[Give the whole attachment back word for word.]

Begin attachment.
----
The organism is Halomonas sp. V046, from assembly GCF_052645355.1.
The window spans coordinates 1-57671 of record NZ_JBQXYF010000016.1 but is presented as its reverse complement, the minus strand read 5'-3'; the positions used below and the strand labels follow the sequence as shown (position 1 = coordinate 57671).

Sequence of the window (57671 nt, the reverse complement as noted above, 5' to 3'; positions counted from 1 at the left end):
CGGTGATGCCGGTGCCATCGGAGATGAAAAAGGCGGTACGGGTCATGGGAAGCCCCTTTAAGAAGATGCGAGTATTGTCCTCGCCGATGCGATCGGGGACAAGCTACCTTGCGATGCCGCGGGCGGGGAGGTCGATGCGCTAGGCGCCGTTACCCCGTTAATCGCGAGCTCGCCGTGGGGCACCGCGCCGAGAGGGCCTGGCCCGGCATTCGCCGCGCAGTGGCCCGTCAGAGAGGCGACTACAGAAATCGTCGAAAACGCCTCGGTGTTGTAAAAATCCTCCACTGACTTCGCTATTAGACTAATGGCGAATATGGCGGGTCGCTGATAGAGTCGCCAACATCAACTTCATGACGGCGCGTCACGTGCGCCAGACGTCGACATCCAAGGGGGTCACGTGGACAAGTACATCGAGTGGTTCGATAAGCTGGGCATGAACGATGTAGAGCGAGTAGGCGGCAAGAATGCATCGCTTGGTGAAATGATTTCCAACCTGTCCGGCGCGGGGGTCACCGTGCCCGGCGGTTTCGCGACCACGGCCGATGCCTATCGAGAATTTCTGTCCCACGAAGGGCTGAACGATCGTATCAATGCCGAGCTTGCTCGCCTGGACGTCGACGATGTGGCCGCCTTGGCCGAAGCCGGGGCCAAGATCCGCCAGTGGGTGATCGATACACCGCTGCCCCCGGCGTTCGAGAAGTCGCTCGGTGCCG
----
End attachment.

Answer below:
The organism is Halomonas sp. V046, from assembly GCF_052645355.1.
The window spans coordinates 1-57671 of record NZ_JBQXYF010000016.1 but is presented as its reverse complement, the minus strand read 5'-3'; the positions used below and the strand labels follow the sequence as shown (position 1 = coordinate 57671).

Sequence of the window (57671 nt, the reverse complement as noted above, 5' to 3'; positions counted from 1 at the left end):
CGGTGATGCCGGTGCCATCGGAGATGAAAAAGGCGGTACGGGTCATGGGAAGCCCCTTTAAGAAGATGCGAGTATTGTCCTCGCCGATGCGATCGGGGACAAGCTACCTTGCGATGCCGCGGGCGGGGAGGTCGATGCGCTAGGCGCCGTTACCCCGTTAATCGCGAGCTCGCCGTGGGGCACCGCGCCGAGAGGGCCTGGCCCGGCATTCGCCGCGCAGTGGCCCGTCAGAGAGGCGACTACAGAAATCGTCGAAAACGCCTCGGTGTTGTAAAAATCCTCCACTGACTTCGCTATTAGACTAATGGCGAATATGGCGGGTCGCTGATAGAGTCGCCAACATCAACTTCATGACGGCGCGTCACGTGCGCCAGACGTCGACATCCAAGGGGGTCACGTGGACAAGTACATCGAGTGGTTCGATAAGCTGGGCATGAACGATGTAGAGCGAGTAGGCGGCAAGAATGCATCGCTTGGTGAAATGATTTCCAACCTGTCCGGCGCGGGGGTCACCGTGCCCGGCGGTTTCGCGACCACGGCCGATGCCTATCGAGAATTTCTGTCCCACGAAGGGCTGAACGATCGTATCAATGCCGAGCTTGCTCGCCTGGACGTCGACGATGTGGCCGCCTTGGCCGAAGCCGGGGCCAAGATCCGCCAGTGGGTGATCGATACACCGCTGCCCCCGGCGTTCGAGAAGTCGCTCGGTGCCG